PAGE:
There were many pavilions and interactive areas where the participants could learn more about the Far East. Special attention should be paid to the 'Far East Street' exhibition, which was located on the embankment of Ajax Bay within the Far Eastern Federal University campus. It depicted 11 Far East regions. The slogan of the exhibition was 'What did you do for the technological victory of Russia?'. In the pavilion, the guests could learn about the investment projects and creative ideas of each region. Moreover, the EEF participants—since September 9, everyone—had an opportunity to try on a Yakut shaman's costume, peek into an interactive yaranga (skin tent) and admire fish leather pictures.
The sessions were divided into topics related to Russia's place in the world structure and the international division of labour, financial markets, the logistics of the changed world and others. Many sessions were devoted to relations between Russia and various Asian countries—for example, on September 6, there were the following sessions: 'Russia–ASEAN', 'Russia–Vietnam', 'Russia–India', and 'The Role of the SCO in a Changing World'. We are witnessing a constant expansion of our Asian partners’ geography, which means that we have to study them even more and train personnel to work with them.
In almost every session, the speakers highlighted that Russia should not focus on Europe only; it should expand and strengthen the bonds with its Asian neighbours, change the economic system, and look for different ways to overcome the crisis. For instance, during the sessions 'Russia–ASEAN' and 'Russia–India', the speakers pointed out that Russian companies should stop using only dollars and shift to trade in national currencies, because nowadays, even if a number of transactions are carried out in the rouble-yuan pair, these currencies are converted via the dollar anyway. The search for and development of alternative payment systems can help to solve the problems of international trade.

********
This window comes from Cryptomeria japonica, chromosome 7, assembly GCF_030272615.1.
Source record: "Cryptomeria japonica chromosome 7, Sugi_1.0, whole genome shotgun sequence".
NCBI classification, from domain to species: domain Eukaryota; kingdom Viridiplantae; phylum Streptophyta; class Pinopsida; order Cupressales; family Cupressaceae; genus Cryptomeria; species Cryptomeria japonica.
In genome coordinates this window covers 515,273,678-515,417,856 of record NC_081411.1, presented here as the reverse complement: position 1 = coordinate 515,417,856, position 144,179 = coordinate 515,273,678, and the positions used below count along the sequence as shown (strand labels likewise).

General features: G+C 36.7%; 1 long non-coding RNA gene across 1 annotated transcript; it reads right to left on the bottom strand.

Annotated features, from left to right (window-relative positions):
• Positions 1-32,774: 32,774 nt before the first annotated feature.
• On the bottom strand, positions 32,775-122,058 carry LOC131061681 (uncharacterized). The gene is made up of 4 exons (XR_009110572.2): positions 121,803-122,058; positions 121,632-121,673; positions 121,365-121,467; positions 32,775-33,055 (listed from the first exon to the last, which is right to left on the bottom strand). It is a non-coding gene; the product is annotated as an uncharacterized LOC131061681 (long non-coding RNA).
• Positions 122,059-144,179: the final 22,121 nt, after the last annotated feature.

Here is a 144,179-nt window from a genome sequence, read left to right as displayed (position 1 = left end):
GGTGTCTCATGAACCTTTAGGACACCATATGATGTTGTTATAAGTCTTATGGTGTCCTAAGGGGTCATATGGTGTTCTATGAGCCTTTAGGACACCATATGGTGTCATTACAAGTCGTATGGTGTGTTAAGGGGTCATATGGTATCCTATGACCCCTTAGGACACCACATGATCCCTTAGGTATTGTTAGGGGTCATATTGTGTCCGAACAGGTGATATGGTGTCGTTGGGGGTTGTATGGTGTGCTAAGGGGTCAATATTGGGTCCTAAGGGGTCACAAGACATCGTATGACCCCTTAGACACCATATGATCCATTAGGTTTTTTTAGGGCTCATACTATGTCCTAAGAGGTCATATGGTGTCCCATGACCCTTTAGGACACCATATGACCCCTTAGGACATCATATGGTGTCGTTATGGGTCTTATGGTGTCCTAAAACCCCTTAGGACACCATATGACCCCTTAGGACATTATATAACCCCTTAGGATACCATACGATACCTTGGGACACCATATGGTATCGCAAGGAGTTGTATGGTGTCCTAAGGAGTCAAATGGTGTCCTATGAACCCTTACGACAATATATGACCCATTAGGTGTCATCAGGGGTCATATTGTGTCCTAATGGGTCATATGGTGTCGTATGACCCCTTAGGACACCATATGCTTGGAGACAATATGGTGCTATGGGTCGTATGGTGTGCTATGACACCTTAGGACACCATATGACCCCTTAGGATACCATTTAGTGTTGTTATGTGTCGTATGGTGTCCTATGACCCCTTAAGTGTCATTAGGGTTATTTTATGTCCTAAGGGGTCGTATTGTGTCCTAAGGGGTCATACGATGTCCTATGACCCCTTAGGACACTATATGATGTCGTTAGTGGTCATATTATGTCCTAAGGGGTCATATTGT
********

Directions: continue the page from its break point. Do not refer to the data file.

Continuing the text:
Discussing the issues of interaction with China in detail (sessions 'Trade Relations Between Russia and China: Potential for Growth', 'The Greater Eurasian Partnership: Pathways to Economic Development', and 'Russian-Chinese Cooperation in a New Age'), the speakers mentioned that an increase in trade turnover occurred, but despite successful cooperation, the range of products for export and the number of projects for investment might expand even more.